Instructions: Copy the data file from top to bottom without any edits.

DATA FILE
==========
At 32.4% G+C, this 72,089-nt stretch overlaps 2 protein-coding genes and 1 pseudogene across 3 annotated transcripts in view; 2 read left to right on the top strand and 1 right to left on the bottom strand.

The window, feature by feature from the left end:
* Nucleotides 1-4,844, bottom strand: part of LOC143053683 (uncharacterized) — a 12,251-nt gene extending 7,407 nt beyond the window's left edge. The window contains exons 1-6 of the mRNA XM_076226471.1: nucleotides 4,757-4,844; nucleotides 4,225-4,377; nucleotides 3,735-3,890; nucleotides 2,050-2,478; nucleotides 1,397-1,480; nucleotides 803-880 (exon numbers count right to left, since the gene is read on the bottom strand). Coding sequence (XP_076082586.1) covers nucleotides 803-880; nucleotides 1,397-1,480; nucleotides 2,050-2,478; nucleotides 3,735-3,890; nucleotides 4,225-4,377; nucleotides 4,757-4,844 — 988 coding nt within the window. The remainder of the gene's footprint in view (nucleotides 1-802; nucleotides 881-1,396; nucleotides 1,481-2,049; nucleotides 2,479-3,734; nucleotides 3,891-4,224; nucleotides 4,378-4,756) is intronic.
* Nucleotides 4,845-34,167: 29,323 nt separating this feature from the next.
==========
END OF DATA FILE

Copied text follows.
At 32.4% G+C, this 72,089-nt stretch overlaps 2 protein-coding genes and 1 pseudogene across 3 annotated transcripts in view; 2 read left to right on the top strand and 1 right to left on the bottom strand.

The window, feature by feature from the left end:
* Nucleotides 1-4,844, bottom strand: part of LOC143053683 (uncharacterized) — a 12,251-nt gene extending 7,407 nt beyond the window's left edge. The window contains exons 1-6 of the mRNA XM_076226471.1: nucleotides 4,757-4,844; nucleotides 4,225-4,377; nucleotides 3,735-3,890; nucleotides 2,050-2,478; nucleotides 1,397-1,480; nucleotides 803-880 (exon numbers count right to left, since the gene is read on the bottom strand). Coding sequence (XP_076082586.1) covers nucleotides 803-880; nucleotides 1,397-1,480; nucleotides 2,050-2,478; nucleotides 3,735-3,890; nucleotides 4,225-4,377; nucleotides 4,757-4,844 — 988 coding nt within the window. The remainder of the gene's footprint in view (nucleotides 1-802; nucleotides 881-1,396; nucleotides 1,481-2,049; nucleotides 2,479-3,734; nucleotides 3,891-4,224; nucleotides 4,378-4,756) is intronic.
* Nucleotides 4,845-34,167: 29,323 nt separating this feature from the next.